However, pranayama is just as effective when practiced alone. You can sit and practice breathing deeply, quietly following your breath in and out, all while gaining a better understanding of your body and developing an awareness of where you stand energetically. 

5th Limb: Pratyahara

Pratyahara is the fifth limb of yoga, and it focuses on transcending your senses or focusing internally while ignoring the never-ending pull of the outside world. Pratyahara is a massive lesson about where we place our awareness, taking a step back and detaching from who we think we're supposed to be. 

The idea behind pratyahara is to observe habits that aren't ideal or that contribute to poor mental, physical, spiritual, and emotional health. We should regard these practices objectively, refusing to scold ourselves while taking steps toward positive changes that contribute to our growth.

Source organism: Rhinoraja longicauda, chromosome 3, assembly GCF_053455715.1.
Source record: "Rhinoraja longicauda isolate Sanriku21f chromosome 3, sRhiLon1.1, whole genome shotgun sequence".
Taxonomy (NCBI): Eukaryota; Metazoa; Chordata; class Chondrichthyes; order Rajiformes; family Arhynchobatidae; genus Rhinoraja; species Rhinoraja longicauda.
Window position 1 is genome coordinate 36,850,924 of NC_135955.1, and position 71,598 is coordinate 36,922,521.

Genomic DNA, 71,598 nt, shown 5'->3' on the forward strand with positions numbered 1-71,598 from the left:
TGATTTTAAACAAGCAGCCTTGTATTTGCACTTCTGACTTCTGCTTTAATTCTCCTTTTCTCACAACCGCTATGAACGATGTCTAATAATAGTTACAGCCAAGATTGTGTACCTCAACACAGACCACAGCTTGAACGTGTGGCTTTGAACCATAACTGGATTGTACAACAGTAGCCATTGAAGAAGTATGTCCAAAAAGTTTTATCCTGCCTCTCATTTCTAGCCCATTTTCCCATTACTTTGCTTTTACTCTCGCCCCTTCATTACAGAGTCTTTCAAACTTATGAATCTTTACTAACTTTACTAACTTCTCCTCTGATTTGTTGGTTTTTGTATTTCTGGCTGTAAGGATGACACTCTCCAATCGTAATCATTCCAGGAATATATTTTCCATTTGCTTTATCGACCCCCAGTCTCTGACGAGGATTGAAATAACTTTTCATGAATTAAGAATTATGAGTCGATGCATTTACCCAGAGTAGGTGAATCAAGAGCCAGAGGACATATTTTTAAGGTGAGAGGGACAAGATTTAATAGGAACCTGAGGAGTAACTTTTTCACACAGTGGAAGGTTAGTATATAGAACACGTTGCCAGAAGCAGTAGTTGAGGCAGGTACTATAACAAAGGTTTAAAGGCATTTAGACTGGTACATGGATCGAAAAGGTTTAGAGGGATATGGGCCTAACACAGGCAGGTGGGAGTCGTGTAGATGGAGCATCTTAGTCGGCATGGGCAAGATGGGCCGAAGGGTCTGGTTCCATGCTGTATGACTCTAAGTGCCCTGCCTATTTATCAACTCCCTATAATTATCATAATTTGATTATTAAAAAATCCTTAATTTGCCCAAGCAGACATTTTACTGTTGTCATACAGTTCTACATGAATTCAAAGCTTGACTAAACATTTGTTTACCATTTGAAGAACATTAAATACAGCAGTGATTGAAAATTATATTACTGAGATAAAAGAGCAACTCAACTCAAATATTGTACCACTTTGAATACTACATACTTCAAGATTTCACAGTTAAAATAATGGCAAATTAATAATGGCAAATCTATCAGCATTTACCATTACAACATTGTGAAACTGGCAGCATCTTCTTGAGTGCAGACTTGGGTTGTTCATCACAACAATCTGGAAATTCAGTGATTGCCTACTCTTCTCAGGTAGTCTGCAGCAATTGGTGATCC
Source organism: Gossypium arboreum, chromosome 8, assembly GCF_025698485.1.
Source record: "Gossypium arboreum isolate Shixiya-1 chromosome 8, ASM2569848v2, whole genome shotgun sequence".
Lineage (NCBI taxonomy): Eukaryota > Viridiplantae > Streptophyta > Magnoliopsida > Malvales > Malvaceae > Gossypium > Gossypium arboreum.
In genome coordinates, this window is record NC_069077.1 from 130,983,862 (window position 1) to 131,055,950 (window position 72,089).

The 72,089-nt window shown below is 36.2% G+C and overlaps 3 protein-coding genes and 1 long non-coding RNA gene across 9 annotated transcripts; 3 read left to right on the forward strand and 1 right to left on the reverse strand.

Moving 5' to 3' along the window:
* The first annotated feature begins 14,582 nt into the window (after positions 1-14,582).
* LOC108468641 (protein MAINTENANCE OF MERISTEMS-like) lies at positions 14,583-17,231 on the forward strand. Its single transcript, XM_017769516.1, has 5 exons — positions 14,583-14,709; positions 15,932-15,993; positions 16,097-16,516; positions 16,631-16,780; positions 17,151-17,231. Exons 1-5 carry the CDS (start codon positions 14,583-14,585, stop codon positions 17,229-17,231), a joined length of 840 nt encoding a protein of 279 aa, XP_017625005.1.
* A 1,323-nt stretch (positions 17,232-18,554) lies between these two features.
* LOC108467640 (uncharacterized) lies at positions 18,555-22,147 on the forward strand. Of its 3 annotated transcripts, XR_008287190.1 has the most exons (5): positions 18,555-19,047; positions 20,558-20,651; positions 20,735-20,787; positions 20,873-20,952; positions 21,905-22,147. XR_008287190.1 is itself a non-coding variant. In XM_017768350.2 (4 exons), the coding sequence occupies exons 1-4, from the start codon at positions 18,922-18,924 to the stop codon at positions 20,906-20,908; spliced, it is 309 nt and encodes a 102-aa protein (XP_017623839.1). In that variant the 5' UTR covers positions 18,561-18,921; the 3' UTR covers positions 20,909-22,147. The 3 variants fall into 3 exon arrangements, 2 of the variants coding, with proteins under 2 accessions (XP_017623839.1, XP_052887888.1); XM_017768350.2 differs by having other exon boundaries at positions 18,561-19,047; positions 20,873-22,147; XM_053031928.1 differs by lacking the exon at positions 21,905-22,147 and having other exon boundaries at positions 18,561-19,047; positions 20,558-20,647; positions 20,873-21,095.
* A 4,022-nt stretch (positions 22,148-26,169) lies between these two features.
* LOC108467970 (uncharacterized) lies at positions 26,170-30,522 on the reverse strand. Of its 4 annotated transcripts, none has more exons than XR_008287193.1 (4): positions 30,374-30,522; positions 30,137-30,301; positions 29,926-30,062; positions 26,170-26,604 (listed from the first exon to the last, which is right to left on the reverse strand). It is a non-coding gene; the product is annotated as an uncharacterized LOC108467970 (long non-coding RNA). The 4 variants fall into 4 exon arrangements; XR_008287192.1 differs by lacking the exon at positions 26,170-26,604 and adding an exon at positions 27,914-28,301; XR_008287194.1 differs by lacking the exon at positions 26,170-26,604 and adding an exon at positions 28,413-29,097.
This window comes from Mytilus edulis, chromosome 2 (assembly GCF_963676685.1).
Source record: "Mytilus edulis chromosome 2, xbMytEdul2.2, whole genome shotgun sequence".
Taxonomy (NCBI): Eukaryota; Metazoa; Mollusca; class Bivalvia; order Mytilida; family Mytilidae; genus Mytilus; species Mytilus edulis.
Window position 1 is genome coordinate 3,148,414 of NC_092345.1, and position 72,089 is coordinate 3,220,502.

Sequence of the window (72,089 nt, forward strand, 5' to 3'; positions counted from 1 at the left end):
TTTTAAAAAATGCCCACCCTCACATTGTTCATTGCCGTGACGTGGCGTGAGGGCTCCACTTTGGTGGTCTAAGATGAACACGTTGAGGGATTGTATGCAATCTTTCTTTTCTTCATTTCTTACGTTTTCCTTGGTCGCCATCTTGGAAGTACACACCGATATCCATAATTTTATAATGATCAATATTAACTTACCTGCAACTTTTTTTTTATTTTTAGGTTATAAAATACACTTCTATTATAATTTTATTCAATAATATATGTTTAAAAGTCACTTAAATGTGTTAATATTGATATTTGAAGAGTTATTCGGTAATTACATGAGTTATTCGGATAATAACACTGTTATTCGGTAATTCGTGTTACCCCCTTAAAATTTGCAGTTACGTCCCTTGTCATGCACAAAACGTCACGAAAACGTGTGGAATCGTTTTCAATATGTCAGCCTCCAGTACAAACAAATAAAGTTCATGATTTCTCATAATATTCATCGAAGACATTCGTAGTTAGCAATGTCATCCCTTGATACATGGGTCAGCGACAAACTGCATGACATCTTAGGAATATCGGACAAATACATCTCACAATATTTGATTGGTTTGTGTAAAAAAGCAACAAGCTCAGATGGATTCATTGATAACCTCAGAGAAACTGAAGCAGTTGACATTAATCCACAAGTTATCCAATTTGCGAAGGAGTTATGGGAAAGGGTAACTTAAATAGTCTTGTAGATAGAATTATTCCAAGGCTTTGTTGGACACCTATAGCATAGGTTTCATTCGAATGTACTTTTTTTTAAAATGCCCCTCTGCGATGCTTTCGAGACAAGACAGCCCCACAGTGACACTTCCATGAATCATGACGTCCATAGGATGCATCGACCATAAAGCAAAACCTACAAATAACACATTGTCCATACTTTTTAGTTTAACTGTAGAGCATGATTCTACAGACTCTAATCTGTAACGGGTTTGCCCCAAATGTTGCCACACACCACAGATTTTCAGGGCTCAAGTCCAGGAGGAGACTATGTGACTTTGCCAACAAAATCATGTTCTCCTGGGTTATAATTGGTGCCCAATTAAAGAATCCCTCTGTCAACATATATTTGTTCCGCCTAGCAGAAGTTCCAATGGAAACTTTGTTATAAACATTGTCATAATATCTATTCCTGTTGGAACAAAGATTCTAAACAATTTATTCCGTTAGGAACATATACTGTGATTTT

6th Limb: Dharana

The sixth limb of yoga is dharana, meaning concentration. Because pratyahara helps to relieve us of our external distractions, dharana can assist in ignoring internal disruptions—which isn't always easy. 

Concentration and meditation go hand-in-hand, so dharana assists in slowing down our cognitive functioning by focusing on a specific mental object. Traditionally, this might be a chakra or even the repetition of sound, common in transcendental meditation. 

Dharana is about focusing our attention on one single point, and you can practice this on a meditation pillow or the yoga mat. Balancing asanas are particularly ideal for dharana because they require that focus, so you can see why yoga is often considered a moving meditation.

7th Limb: Dhyana

The seventh limb of yoga is uninterrupted meditation or contemplation, which you can think of as a step up from dharana. Practicing dharana asks for your attention on one point, while dhyana asks for awareness without intended focus.